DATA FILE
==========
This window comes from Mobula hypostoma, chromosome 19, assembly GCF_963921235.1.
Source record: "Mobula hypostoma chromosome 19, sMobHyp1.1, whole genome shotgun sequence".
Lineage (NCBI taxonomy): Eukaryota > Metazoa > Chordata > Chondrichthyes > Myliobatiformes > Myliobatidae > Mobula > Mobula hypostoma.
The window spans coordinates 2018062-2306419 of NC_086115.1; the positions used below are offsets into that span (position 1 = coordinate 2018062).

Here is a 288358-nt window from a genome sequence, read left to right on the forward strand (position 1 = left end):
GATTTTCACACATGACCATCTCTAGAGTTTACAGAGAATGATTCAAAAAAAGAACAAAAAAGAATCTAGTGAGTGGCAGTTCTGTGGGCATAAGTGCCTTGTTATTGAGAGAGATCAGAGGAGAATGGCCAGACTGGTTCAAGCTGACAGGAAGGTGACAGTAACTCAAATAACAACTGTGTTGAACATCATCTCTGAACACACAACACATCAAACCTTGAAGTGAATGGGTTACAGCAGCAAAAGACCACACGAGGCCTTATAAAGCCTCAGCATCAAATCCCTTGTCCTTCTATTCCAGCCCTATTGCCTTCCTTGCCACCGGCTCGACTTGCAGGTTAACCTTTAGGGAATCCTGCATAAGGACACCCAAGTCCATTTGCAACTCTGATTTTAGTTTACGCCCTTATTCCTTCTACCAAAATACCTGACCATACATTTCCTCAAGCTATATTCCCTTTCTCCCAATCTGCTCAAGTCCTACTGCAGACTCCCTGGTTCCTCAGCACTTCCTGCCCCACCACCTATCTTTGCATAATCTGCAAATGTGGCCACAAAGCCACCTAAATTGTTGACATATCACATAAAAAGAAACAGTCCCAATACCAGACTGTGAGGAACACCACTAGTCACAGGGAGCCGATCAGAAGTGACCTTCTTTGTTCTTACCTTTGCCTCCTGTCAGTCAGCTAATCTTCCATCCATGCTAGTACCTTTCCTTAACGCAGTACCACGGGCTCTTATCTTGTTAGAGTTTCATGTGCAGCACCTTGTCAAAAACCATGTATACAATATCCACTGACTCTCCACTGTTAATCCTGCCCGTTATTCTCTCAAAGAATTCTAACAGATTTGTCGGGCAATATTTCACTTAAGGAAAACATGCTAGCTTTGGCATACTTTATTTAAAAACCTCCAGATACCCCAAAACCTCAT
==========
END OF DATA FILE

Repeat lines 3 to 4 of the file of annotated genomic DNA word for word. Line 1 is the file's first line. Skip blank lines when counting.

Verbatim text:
Lineage (NCBI taxonomy): Eukaryota > Metazoa > Chordata > Chondrichthyes > Myliobatiformes > Myliobatidae > Mobula > Mobula hypostoma.
The window spans coordinates 2018062-2306419 of NC_086115.1; the positions used below are offsets into that span (position 1 = coordinate 2018062).